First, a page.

TM M Two-Stack PDA S M Tape Stack 1 Stack 2 12

M replaces X by Y and moves right M Tape Move right Pop Push Stack 1 S pop X from stack 2 and push Y to stack 1 Stack 2 13

M replaces X by Y and moves left M Tape Move left push Y Pop Stack 1 Stack 2 S pop X and Z from stack 1 and push ZY to stack 2 14

Pushdown Automata Sudkamp [2] defined A pushdown automata (PDA) as a sextuple (Q, , q 0, F), where Ø Q is a finite set of states Ø is a finite set of input symbols, called input alphabet Ø is a finite set of stack symbols, called stack alphabet Ø q 0 Q, is the start state Ø F Q, is the set of final states Ø : Q ( { }) ( { }) to the set of all subsets of Q ( { }), a (partial) transition function 15

Pushdown Automata Input Tape Head moves from left to right state control Stack PDA = FSA+ memory (stack) 16

PDA The transition is of the form: [qj, B] (qi, a, A), where Ø qi is the current state Ø a is the current input symbol Ø A is the current top of the stack symbol Ø qj is the new state Ø B is the new top of the stack symbol qi a A/B qj qi qi a / a A/ qj qj 17

Accepting Criteria There are two criteria for string acceptance by PDA. Ø First Criteria (final state and empty stack) An input string x is accepted by the PDA if the PDA stops at a final state and the stack is empty. Otherwise, the input string is rejected. Ø Second Criteria (final state only) An input string x is accepted by the PDA if the PDA stops at a final state no matter what symbols in the stacks. Let L be a language accepted by a PDA M (Q, , q 0, F) with acceptance defined by final state. Then there is a PDA that accepts L by final state and empty stack. 18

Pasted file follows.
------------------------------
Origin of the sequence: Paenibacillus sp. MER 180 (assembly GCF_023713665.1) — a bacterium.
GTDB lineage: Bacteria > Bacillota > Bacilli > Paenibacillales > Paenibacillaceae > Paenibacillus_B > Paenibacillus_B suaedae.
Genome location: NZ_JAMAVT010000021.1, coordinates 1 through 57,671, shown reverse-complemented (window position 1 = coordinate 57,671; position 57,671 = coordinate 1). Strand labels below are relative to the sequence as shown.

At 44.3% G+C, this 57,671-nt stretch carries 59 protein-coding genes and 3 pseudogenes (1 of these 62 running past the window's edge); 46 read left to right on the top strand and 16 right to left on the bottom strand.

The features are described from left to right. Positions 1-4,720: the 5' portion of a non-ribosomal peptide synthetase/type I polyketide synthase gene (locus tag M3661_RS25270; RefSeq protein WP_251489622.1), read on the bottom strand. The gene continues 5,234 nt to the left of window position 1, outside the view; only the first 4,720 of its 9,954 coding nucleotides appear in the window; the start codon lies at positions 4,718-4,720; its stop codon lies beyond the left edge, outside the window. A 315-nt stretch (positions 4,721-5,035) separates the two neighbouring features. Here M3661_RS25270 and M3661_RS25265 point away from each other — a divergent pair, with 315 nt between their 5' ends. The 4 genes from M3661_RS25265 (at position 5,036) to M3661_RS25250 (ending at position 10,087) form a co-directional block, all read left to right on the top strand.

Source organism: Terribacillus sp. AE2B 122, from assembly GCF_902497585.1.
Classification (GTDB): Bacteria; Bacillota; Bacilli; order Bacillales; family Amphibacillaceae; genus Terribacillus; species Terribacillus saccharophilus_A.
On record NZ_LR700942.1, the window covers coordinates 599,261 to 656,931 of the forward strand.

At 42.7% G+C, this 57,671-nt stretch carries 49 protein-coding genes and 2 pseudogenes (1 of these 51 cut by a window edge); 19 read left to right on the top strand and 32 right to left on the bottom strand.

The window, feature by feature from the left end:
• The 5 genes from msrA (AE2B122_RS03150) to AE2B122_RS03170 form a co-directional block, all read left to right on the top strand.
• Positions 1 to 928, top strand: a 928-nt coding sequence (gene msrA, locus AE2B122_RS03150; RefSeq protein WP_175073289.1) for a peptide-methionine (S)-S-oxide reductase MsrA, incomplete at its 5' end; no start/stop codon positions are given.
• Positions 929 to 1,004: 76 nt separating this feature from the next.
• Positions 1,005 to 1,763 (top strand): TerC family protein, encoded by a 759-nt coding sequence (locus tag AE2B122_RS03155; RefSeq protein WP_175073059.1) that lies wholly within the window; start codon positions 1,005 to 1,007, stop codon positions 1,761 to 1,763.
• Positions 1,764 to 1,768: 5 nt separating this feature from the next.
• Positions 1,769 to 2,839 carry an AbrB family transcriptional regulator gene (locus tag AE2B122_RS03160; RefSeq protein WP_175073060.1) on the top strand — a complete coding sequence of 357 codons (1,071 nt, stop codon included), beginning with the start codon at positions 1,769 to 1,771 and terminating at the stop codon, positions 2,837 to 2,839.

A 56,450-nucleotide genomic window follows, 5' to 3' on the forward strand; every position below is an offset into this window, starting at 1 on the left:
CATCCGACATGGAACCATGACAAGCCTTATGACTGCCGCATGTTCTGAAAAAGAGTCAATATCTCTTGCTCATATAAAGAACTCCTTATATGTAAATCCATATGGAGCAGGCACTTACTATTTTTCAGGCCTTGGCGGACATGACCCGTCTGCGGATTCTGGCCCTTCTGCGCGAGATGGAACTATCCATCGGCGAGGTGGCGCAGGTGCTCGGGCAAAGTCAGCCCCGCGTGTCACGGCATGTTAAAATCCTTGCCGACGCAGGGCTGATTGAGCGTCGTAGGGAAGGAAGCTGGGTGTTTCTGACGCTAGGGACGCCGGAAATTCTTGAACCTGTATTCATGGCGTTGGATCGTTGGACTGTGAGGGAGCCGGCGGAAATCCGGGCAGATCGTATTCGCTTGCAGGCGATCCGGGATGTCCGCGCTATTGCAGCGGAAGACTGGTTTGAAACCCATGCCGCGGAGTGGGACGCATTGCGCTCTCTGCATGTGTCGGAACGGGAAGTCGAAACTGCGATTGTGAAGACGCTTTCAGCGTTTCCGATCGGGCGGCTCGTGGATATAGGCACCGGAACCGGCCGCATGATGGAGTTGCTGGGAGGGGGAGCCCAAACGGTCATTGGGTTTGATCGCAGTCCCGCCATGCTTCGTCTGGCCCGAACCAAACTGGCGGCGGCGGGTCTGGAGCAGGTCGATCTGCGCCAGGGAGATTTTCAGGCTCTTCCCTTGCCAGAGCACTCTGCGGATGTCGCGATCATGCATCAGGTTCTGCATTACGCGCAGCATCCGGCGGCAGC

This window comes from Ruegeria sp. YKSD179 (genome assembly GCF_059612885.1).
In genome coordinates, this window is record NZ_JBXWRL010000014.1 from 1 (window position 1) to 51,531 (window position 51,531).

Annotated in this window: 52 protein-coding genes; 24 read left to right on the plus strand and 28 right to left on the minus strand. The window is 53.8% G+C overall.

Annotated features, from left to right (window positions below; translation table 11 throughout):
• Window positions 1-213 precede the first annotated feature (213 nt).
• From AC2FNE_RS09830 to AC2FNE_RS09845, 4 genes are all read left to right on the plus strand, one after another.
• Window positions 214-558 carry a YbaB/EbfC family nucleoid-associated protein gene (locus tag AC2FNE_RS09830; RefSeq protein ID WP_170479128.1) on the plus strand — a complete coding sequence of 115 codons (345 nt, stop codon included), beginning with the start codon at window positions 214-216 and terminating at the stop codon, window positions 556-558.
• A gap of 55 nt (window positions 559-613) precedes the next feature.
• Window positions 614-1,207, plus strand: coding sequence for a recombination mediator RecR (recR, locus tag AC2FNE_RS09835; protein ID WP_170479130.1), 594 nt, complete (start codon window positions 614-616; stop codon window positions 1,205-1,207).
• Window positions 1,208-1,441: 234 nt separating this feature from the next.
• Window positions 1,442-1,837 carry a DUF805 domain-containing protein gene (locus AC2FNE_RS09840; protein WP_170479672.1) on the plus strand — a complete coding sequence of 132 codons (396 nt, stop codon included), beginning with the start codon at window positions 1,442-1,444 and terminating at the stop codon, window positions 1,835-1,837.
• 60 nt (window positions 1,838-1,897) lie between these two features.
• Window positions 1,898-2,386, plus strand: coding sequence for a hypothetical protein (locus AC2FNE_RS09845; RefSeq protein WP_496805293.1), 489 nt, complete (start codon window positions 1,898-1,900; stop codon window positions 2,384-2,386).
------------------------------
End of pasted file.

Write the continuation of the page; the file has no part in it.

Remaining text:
Context-Free Grammar (CFG) Productions One variable String of variables and terminals A language L is context-free if there exists a CFG G such that L = L(G). Theorem: Let L be a context-free language, then there is a PDA that accepts L. 19

The language is context-free: If (n > 0) , the context-free grammar as follow: If (n 0) , the context-free grammar as follow: 20

PDA Example (Sudkamp [2]) PDA accepts the language L = { anbn |n 0}. The stack is used to record the number of a’s a /A > q 0 b A/ M = {q 0 , q 1 } = {a, b } = {A} F = {q 0 , q 1 } (q 0, a, ) = { [q 0 , A] } (q 0, b, A) = { [q 1 , ] } (q 1, b, A) = { [q 1 , ] } q 1 Computational Trace [q 0, aaabbb , ] |- [q 0, aabbb, A] |- [q 0, abbb, AA] |- [q 0, bbb, AAA] |- [q 1, bb, AA] |- [q 1, b, A] |- [q 1, , ] 21

Pushdown Automata is non-deterministic PDA accepts the language L = { anbn |n 0}. a /A > q 0 b A/ q 1 OR a /A > q 0 b A/ / q 1 22

PDA Example 8. 1. 1 (Sudkamp [2]) A PDA accept the language L= {wcw. R |w ={a, b}*}. The stack is used to record the string w. stack symbols A and B represent the input a and b respectively. Q = {q 0 , q 1 } = {a, b , c } = {A , B} F = { q 1 } b /B a /A > q 0 b B/ a A/ c / q 1 (q 0, a, ) = { [q 0 , A] } (q 0, b, ) = { [q 0 , B] } (q 0, c, ) = { [q 1 , ] } (q 1, a, A) = { [q 1 , ] } (q 1, b, b) = { [q 1 , ] } 23

Computational Power of PDA Ø PDA accepts only context sensitive languages. Ø Some languages can not be accepted by PDA. Example of languages not accepted by PDA Language Machine Grammar L = { aibici | i > 0 } LBA Context sensitive L = { aibicidi | i 0 } TM Unrestricted L = { aibicidiei | i 0 } TM Unrestricted 24